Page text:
Long story short, he just didn’t seem to understand why he should bother with evidence. It’s genuinely offensive — even blasphemous — to ask a member of the Church of Praxeology to produce any empirical evidence in support of their opinions, because the truth of his premises is a priori and axiomatic — far beyond the reach of mere science. Moreover, if anyone actually produced any evidence that contradicted their belief, which I think many sociologists and anthropologists have already done very well, it would automatically become worthless in the minds of the believers because how can anything be true that contradicts their Holy Book?

I was tempted to give him a lesson in basic philosophical concepts, but I decided to cut my losses and cut off contact with that godless evangelist. If any reader is still in the dark concerning what “a priori” and “axiomatic” mean, this is a priori (i.e. it can be known without collecting any empirical data):

The opposite of a true statement cannot be true.

The following statement is NOT a priori, because you need to go out into the world and collect evidence in order to know whether it is true, no matter how much Mises thinks he can figure it out from the comfort of his armchair:

Fiat currency is evil.

The following statement is axiomatic, as it is so obviously true (by definition):

A rectangle has four right angles.

The following statement is NOT axiomatic, since its truth or falsity is entirely dependent on the fickle fortunes of ape psychology and you need to study many specimens of Homo sapiens for a long long time to figure it out:

All human action is purposeful behavior.

Finally, the following is most definitely neither a priori nor axiomatic, even though, for all we know, it may turn out to be true:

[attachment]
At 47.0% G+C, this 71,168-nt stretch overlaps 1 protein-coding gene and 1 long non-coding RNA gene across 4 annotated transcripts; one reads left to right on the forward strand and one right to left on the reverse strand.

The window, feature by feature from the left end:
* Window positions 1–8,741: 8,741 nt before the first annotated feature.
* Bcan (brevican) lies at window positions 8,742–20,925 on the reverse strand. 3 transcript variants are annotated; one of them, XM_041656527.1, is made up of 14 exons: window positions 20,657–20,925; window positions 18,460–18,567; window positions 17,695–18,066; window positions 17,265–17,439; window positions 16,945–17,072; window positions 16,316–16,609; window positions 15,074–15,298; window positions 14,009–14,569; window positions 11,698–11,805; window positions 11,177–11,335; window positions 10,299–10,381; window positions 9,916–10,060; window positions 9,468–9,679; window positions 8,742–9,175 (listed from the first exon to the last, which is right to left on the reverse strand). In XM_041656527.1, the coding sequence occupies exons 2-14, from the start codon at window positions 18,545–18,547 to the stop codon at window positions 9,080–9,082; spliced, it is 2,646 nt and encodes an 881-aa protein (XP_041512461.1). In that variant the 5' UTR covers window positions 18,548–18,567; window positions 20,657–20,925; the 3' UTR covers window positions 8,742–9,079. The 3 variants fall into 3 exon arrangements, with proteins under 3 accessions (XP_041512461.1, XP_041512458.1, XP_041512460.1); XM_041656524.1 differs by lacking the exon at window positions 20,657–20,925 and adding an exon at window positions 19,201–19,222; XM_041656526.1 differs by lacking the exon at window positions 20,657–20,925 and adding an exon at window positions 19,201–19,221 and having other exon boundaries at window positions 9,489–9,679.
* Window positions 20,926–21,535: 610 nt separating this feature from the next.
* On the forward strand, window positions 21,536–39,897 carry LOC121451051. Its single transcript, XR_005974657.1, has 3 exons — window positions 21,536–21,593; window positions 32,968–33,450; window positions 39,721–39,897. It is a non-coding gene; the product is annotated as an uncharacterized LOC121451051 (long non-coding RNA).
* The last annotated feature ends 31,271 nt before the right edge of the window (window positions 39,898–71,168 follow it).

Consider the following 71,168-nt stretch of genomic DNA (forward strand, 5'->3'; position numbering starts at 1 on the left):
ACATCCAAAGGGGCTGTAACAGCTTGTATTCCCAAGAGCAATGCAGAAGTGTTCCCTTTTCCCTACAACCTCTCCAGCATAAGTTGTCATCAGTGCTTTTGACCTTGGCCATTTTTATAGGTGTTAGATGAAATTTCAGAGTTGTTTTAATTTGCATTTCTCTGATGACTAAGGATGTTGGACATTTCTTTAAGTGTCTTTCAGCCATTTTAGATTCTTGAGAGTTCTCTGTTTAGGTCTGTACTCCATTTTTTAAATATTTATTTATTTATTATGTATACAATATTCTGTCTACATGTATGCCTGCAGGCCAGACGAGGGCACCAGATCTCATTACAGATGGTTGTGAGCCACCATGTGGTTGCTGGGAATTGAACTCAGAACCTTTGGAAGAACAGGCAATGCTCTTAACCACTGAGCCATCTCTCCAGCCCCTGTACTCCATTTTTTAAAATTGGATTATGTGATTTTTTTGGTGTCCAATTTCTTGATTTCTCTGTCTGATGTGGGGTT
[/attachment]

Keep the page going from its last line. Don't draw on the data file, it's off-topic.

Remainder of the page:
There is no god but Allah, and Muhammad is his prophet.

The important thing to realize, of course, is that a statement doesn’t need to be obviously true in order for it to be true. Lots of non-obvious things can be true nonetheless. (How could the identity of the true prophet be obvious to me if nobody ever told me about him?)

Most of the things that are obviously true, such as the number of angles in a triangle, are so blindingly obvious that there’s not much point reiterating them. So when you’re doing political philosophy, you rarely look for obvious truths, only contingent truths for the world we currently live in — because that’s more than enough for the purpose. Anything more is asking for the impossible, and if you insist on it, you have no choice but to become an enemy of perfectly good reason.

Mises was apparently smart enough to realize that his so-called axioms were different from the axioms of symbolic logic and geometry. But he called them axioms nonetheless, effectively redefining the word “axiom” for his own purposes.

The consequence? This function:

function anyCognitiveProcess(axiom $input) {
    return applyLogicTo($input);

now throws an ArgumentTypeError.

Anyway, it was an interesting experience to be on the receiving side of this kind of evangelism. I would still prefer to talk to a Mormon instead, as they seem to have much better manners ;)